Of the same
numpy array, calculating
np.cos takes 3.2 seconds, wheras
np.sin runs 548 seconds (nine minutes) on Linux Mint.
See this repo for full code.
I've got a pulse signal (see image below) which I need to modulate onto a HF-carrier, simulating a Laser Doppler Vibrometer. Therefore signal and its time basis need to be resampled to match the carrier's higher sampling rate.
In the following demodulation process both the in-phase carrier
cos(omega * t) and the phase-shifted carrier
sin(omega * t) are needed.
Oddly, the time to evaluate these functions depends highly on the way the time vector has been calculated.
The time vector
t1 is being calculated using
t2 uses the method implemented in
pulse = np.load('data/pulse.npy') # 768 samples pulse_samples = len(pulse) pulse_samplerate = 960 # 960 Hz pulse_duration = pulse_samples / pulse_samplerate # here: 0.8 s pulse_time = np.linspace(0, pulse_duration, pulse_samples, endpoint=False) carrier_freq = 40e6 # 40 MHz carrier_samplerate = 100e6 # 100 MHz carrier_samples = pulse_duration * carrier_samplerate # 80 million t1 = np.linspace(0, pulse_duration, carrier_samples) # method used in scipy.signal.resample # https://github.com/scipy/scipy/blob/v0.17.0/scipy/signal/signaltools.py#L1754 t2 = np.arange(0, carrier_samples) * (pulse_time - pulse_time) \ * pulse_samples / float(carrier_samples) + pulse_time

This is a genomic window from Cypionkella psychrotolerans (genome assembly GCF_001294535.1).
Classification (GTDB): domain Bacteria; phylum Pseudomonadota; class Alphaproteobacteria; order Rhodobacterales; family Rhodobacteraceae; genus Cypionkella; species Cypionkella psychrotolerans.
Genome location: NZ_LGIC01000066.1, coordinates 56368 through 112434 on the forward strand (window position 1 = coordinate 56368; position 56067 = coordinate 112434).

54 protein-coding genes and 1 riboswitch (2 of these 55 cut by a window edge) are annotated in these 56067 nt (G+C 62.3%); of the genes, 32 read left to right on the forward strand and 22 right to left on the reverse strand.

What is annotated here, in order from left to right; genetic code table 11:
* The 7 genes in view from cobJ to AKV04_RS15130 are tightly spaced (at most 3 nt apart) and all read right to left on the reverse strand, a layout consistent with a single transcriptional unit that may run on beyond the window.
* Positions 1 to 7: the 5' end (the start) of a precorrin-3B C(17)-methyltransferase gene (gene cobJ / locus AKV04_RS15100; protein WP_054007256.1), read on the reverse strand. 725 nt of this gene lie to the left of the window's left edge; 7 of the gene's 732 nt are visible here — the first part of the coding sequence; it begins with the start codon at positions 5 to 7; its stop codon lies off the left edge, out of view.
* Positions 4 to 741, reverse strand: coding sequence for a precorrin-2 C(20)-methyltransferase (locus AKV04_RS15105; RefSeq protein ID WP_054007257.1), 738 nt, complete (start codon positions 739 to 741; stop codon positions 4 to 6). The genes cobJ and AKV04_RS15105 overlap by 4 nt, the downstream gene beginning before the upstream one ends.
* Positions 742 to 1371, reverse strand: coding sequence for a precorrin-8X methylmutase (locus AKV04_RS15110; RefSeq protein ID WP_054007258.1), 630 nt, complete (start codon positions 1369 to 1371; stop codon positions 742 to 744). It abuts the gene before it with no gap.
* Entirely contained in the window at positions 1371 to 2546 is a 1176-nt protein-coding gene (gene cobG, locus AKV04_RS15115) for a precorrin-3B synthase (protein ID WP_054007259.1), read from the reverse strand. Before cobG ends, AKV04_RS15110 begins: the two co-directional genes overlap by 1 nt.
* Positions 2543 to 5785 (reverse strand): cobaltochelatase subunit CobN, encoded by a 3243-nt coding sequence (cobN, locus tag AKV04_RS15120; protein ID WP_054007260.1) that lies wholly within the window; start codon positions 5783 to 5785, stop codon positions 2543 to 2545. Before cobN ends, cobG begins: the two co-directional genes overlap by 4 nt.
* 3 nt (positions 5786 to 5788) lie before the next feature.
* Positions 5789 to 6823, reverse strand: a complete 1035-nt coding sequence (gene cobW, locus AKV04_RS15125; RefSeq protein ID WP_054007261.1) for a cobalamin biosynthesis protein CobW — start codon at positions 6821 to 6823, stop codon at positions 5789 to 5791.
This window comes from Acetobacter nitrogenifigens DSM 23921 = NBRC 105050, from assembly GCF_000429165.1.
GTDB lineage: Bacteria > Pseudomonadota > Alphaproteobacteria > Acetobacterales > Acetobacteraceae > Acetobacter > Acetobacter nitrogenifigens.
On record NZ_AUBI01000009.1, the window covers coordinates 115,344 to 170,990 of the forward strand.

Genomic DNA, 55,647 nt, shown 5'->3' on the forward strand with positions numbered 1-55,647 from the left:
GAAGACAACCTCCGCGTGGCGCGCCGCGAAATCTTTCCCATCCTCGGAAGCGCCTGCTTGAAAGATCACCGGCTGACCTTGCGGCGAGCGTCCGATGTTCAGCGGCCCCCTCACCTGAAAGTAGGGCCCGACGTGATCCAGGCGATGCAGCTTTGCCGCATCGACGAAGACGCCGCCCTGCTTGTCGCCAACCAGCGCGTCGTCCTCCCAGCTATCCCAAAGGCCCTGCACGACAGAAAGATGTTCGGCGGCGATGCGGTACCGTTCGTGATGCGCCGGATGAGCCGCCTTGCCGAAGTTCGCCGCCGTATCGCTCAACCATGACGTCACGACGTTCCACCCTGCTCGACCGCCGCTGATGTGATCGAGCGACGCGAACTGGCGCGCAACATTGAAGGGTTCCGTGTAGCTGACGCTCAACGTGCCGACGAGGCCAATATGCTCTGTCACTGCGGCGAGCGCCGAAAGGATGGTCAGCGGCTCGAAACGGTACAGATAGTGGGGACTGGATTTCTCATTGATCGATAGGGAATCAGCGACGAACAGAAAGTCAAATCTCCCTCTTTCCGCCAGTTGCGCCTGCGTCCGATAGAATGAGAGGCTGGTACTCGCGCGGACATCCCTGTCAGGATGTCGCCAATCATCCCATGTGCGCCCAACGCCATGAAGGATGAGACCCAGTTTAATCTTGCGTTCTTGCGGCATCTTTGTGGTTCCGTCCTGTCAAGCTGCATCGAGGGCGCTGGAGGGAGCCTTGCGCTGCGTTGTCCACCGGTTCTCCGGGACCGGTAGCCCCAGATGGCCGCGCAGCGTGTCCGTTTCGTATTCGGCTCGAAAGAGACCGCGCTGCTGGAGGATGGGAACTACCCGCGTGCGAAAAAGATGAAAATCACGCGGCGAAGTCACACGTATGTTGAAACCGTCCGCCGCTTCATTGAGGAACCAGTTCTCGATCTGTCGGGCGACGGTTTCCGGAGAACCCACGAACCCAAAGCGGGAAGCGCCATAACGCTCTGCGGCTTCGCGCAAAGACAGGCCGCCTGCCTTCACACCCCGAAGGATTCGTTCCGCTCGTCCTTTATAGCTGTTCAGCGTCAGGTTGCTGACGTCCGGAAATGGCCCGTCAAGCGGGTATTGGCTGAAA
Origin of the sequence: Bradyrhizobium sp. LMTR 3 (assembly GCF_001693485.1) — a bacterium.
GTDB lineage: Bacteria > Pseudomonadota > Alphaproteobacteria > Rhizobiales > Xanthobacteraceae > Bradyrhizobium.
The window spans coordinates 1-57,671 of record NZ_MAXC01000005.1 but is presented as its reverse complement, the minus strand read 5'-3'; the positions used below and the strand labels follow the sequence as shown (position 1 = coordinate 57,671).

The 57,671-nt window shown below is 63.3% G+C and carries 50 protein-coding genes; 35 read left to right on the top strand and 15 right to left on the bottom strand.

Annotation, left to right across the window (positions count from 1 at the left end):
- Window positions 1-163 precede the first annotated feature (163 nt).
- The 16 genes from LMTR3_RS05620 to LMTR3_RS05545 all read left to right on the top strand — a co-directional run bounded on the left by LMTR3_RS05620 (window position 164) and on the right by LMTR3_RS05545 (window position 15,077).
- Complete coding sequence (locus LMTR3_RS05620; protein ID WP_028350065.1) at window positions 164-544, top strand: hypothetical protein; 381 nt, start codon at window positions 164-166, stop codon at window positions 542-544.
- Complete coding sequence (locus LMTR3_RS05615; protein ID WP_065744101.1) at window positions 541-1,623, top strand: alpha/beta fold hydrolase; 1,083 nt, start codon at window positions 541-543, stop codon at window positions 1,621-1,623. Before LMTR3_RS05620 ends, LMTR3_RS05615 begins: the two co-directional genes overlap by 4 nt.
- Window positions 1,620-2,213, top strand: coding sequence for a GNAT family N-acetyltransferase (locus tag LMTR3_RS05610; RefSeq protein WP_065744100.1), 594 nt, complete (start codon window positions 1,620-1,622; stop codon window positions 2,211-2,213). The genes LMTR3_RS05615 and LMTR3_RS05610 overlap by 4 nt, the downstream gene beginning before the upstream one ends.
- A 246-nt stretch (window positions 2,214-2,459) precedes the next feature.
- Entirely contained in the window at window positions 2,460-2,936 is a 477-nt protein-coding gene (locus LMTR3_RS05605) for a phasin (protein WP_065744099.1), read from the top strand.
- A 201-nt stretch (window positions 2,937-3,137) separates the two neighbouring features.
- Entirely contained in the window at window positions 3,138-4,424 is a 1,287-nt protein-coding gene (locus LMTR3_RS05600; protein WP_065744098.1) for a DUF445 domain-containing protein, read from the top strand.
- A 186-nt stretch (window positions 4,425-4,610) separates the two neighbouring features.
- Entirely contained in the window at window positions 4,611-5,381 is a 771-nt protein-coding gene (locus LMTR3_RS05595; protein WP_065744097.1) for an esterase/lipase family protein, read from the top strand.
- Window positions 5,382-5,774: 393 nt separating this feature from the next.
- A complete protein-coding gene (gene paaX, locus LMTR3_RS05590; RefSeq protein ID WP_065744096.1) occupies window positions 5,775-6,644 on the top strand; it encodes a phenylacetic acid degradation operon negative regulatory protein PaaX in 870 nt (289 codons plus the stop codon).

As can be seen in the picture below, the time vectors are not identical. At 80 million samples the difference
t1 - t2 reaches
Calculating the in-phase and shifted carrier of
t1 takes 3.2 seconds each on my machine.
t2, however, calculating the shifted carrier takes 540 seconds. Nine minutes. For nearly the same 80 million values.
omega_t1 = 2 * np.pi * carrier_frequency * t1 np.cos(omega_t1) # 3.2 seconds np.sin(omega_t1) # 3.3 seconds omega_t2 = 2 * np.pi * carrier_frequency * t2 np.cos(omega_t2) # 3.2 seconds np.sin(omega_t2) # 9 minutes
I can reproduce this bug on both my 32-bit laptop and my 64-bit tower, both running Linux Mint 17. On my flat mate's MacBook, however, the "slow sine" takes as little time as the other three calculations.
I run a Linux Mint 17.03 on a 64-bit AMD processor and Linux Mint 17.2 on 32-bit Intel processor.